Counselor educators and field supervisors often feel
uncomfortable about assessing trainee skills and struggle
to find an appropriate vehicle for delivering essential con-
structive feedback regarding performance.
received little or no training in evaluation or assessment
However, current and proposed accreditation,
certification, and licensure regulations place an increas-
ing emphasis on the evaluation and assessment of coun-
Clearly, evaluation practices will need
to be augmented by theoretical and conceptual knowl-
edge, as well as programmatic research.
The purpose of this digest is to suggest that there
exist some fairly basic premises from educational psy-
(Isaacs & Michaels, 1981), and counselor supervision lit-
supervision evaluation practices, and thus reduce the
ambiguity and uncertainty about evaluation in supervi-
Although this digest does not specifically address
program evaluation, it should be clear that this is also an
important component of any comprehensive evaluation
Professional competence evaluation is made in a series
of formal and informal measurements that result in a
judgement that an “individual is fit to practice a profes-
sion autonomously” (McGaghie, 1991).
ation describes “how effective or ineffective, how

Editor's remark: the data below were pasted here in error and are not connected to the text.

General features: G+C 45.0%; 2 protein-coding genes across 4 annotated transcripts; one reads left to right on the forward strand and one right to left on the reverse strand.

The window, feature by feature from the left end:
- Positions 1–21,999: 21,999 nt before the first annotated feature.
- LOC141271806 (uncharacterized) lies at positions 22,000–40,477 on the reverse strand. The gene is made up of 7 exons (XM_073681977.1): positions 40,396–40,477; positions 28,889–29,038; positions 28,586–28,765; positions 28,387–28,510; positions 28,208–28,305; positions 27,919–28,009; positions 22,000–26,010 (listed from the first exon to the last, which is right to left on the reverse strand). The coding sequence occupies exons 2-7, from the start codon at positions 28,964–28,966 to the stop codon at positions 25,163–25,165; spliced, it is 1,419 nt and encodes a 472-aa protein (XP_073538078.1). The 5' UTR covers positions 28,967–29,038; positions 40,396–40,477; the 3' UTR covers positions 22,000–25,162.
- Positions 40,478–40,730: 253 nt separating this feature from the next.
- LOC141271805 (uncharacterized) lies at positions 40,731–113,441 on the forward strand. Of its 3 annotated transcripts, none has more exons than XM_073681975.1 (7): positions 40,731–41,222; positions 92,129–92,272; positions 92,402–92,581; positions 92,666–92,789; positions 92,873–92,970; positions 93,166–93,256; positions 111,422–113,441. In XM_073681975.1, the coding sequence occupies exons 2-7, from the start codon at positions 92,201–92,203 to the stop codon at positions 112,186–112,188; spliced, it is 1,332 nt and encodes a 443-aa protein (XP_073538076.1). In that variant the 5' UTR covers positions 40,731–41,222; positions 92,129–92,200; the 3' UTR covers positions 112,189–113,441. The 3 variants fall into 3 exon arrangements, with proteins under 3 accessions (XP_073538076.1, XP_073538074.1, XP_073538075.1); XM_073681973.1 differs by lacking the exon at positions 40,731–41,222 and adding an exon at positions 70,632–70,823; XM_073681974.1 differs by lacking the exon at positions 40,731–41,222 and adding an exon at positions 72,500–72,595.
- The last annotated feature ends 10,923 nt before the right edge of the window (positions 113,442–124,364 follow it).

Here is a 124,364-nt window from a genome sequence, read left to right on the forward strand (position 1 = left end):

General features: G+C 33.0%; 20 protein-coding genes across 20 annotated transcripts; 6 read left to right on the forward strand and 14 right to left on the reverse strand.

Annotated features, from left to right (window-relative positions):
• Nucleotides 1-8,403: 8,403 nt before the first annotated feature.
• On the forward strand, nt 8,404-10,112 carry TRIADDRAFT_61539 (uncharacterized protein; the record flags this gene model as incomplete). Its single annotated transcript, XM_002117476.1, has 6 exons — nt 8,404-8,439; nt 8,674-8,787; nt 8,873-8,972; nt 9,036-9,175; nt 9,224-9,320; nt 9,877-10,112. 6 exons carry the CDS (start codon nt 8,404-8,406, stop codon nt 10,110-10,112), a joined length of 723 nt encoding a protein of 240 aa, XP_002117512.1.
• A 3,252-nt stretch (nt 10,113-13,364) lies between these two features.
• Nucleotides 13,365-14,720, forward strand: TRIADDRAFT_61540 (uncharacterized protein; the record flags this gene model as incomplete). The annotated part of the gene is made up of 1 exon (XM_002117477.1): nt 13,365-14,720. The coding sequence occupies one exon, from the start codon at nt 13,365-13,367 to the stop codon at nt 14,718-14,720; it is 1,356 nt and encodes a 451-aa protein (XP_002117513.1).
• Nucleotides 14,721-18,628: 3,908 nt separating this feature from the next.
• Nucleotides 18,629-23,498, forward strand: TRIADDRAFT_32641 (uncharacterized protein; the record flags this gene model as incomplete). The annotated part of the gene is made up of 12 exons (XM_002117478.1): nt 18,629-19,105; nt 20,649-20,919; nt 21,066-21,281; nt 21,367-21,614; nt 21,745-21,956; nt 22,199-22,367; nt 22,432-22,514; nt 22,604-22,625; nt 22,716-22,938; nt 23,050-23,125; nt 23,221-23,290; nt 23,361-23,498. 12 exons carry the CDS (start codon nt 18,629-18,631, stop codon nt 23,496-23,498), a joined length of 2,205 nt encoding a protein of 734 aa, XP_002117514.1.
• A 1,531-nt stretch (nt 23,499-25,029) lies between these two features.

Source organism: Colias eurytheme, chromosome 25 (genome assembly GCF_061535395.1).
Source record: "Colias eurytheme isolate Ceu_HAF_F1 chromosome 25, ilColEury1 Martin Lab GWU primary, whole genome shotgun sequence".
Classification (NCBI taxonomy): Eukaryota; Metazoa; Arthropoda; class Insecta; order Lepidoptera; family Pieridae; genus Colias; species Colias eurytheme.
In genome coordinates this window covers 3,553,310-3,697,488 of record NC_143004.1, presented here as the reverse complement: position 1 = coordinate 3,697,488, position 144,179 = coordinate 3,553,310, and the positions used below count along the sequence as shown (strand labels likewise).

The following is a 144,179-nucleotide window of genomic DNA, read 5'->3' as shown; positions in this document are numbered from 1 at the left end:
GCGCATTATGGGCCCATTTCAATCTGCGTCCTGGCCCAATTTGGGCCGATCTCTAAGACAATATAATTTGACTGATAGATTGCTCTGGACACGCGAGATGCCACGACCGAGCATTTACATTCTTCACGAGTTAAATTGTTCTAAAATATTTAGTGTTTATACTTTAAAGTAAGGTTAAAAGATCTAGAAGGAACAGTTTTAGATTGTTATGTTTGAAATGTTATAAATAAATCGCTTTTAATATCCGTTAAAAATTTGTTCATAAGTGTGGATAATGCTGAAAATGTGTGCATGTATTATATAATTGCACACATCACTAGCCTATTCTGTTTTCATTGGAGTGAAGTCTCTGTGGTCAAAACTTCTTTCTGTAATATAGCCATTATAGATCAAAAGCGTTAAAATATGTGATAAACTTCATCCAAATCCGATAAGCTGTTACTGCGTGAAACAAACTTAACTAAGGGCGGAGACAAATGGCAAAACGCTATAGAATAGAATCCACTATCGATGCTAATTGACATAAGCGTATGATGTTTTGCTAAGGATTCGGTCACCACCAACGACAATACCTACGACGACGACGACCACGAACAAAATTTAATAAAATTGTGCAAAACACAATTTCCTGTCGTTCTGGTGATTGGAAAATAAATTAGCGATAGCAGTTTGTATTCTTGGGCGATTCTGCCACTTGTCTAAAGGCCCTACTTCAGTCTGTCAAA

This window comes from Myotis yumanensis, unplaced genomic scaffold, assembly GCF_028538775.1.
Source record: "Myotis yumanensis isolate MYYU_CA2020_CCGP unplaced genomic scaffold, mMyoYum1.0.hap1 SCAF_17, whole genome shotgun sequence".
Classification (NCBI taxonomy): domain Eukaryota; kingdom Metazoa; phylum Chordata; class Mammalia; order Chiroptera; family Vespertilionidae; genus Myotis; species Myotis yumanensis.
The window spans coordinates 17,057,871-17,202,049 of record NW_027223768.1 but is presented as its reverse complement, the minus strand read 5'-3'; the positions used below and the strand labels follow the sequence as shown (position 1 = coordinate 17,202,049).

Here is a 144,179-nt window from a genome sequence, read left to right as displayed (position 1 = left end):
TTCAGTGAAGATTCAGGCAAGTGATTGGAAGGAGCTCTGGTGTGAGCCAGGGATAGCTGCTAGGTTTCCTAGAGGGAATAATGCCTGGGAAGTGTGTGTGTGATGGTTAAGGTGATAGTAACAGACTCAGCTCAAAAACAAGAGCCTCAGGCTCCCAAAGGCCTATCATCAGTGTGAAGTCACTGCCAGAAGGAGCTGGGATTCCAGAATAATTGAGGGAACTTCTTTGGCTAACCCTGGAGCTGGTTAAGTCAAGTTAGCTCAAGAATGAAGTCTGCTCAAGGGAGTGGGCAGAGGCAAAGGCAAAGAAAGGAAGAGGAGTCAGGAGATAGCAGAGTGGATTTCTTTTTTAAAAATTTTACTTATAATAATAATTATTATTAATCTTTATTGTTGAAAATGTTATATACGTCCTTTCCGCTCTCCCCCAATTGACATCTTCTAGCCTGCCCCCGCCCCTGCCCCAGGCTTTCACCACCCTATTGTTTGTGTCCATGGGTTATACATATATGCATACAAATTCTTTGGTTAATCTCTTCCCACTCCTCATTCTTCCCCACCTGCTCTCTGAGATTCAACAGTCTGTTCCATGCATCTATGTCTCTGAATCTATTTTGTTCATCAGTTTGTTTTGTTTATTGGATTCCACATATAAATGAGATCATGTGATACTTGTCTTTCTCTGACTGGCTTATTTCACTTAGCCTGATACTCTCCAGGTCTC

adequate or inadequate, how good or bad, how valuable
or invaluable, and how appropriate or inappropriate” the
trainee is “in terms of the perceptions of the individual
who makes use of the information provided by the evalu-
ator” (Isaac & Mitchell, 1981, p. 2).
sors are responsible for summative evaluations and
assessments of supervisee competence to university
departments, state licensing boards, and agency admin-
Summative evaluation is described by Bernard
and Goodyear (1992) as “the moment of truth when the
supervisor steps back, takes stock, and decides how the
trainee measures up” (p. 105).
Effective summative evalu-
ation requires clearly delineated performance objectives
that can be assessed in both quantitative and qualitative
terms and that have been made explicit to the trainee
during initial supervision contacts.
The heart of counselor evaluation, however, is an
process which uses feedback and leads
to trainee skills improvement and positive client outcome.
In this case the trainee is the person using the informa-
Bernard and Goodyear (1992) refer to this kind of
evaluation as “a constant variable in supervision.”
result, every supervision session will contain either an
overt or covert formative evaluation component.
Evaluation Practices and Procedures